PAST PROGRAM | Virtual Programs

Dive into the collections of South Street Seaport Museum with Director of Collections Martina Caruso, who will share some of the highlights among the museum’s 28,000+ artifacts and 55,000+ archival materials that document the rise of New York as a port city. In honor of the recent visit of the hospital ship USNS Comfort, we will look at items related to past hospital ships that have visited New York, and we will examine some fascinating shipbuilding tools, including those used by workers at the Brooklyn Navy Yard and other nearby shipyards.

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Keeping NYC Waterways Clean: Stormwater Management | Virtual Program

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Ever wonder why you shouldn’t go to the beach after it rains? Or why you shouldn’t take a shower during a rainstorm? Combined Sewer Overflows (CSOs) are one of New York City’s most persistent and pervasive environmental challenges. Learn how our city’s water system works, how it handles stormwater and sewage, and why, unfortunately, the latter winds up in our waterways thanks to the former. Join Doug Chapman, a LEED-certified professional with experience designing green roofs, as we look at strategies for tackling CSOs, using the infrastructure of the Brooklyn Navy Yard as a case study.

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By Land or By Sea: The Port of New York Paradox | Virtual Program

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Sitting at the mouth of the Hudson estuary with vast shorelines and moderate tides, New York Harbor is one of the greatest natural ports on earth, yet moving goods around the region on land has always been a challenge. This talk hosted by maritime expert Stefan Dreisbach-Williams will look at the forces that transformed New York into a dominant global port, from the mid-19th to the present, despite the fact that its geography poses huge obstacles for land-based transport by train and truck. We will look at the infrastructure and economic forces behind this paradox, and take note of places where the old technologies are still visible, and how new ones continue to develop.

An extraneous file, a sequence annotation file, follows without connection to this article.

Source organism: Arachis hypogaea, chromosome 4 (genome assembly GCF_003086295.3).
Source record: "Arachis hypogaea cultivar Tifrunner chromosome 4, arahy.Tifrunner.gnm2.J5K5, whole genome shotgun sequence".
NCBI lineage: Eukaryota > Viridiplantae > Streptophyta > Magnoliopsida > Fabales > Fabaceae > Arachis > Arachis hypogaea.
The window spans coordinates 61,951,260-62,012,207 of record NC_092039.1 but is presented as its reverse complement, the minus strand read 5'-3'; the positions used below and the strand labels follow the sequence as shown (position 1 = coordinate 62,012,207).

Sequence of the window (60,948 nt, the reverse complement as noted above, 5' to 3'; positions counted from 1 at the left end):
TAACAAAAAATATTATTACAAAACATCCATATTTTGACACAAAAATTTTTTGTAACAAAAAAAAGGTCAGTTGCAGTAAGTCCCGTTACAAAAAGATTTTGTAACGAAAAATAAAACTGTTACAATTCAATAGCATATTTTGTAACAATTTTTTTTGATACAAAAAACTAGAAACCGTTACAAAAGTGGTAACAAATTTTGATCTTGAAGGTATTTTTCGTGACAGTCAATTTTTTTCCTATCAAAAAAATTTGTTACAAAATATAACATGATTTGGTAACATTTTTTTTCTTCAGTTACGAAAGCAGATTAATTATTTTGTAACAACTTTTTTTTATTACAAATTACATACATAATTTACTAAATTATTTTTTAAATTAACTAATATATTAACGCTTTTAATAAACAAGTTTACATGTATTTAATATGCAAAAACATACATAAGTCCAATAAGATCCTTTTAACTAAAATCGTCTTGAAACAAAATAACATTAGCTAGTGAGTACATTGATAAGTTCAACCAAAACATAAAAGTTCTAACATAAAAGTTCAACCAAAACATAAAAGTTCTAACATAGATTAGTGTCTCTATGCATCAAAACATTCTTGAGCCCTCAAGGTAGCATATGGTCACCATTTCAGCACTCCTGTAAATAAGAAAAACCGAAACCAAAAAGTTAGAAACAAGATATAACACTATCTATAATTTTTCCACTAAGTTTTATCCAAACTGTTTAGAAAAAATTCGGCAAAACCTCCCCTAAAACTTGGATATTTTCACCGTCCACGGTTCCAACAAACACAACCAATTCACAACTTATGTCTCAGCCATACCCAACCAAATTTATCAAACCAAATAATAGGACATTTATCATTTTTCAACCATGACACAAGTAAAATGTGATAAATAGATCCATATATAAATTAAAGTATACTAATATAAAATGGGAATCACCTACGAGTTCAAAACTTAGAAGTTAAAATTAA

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Comfort at Sea: History of Hospital Ships in New York City

The hospital ship USNS Comfort is en route to New York City. One of just two hospital ships in the Navy fleet, it has been dispatched from Norfolk, while its sister ship Mercy recently arrived in Los Angeles. Comfort will dock at the Manhattan Cruise Terminal (and some dredging is required to fit the converted oil tanker into the berth), while the counterpart Red Hook Cruise Terminal is being converted into one of the city’s five emergency hospitals, along with the Javits Center, Bronx Expo Center, Queens Aqueduct, and the College of Staten Island (which, coincidentally, sits on the former site of Halloran Hospital, the Army’s largest hospital in World War II).

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Inventions of the Brooklyn Navy Yard | Virtual Program

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For over two hundred years, the Brooklyn Navy Yard has been on the cutting edge of innovation, first as a leading shipyard for the US Navy, and today as a home to 500+ industrial, manufacturing, design, and technology companies. We’ll look back at inventions – some small enough to hold, some as large as ships – both groundbreaking and mundane, that shaped the history of the Yard and the wider world. Hosted by Andrew Gustafson.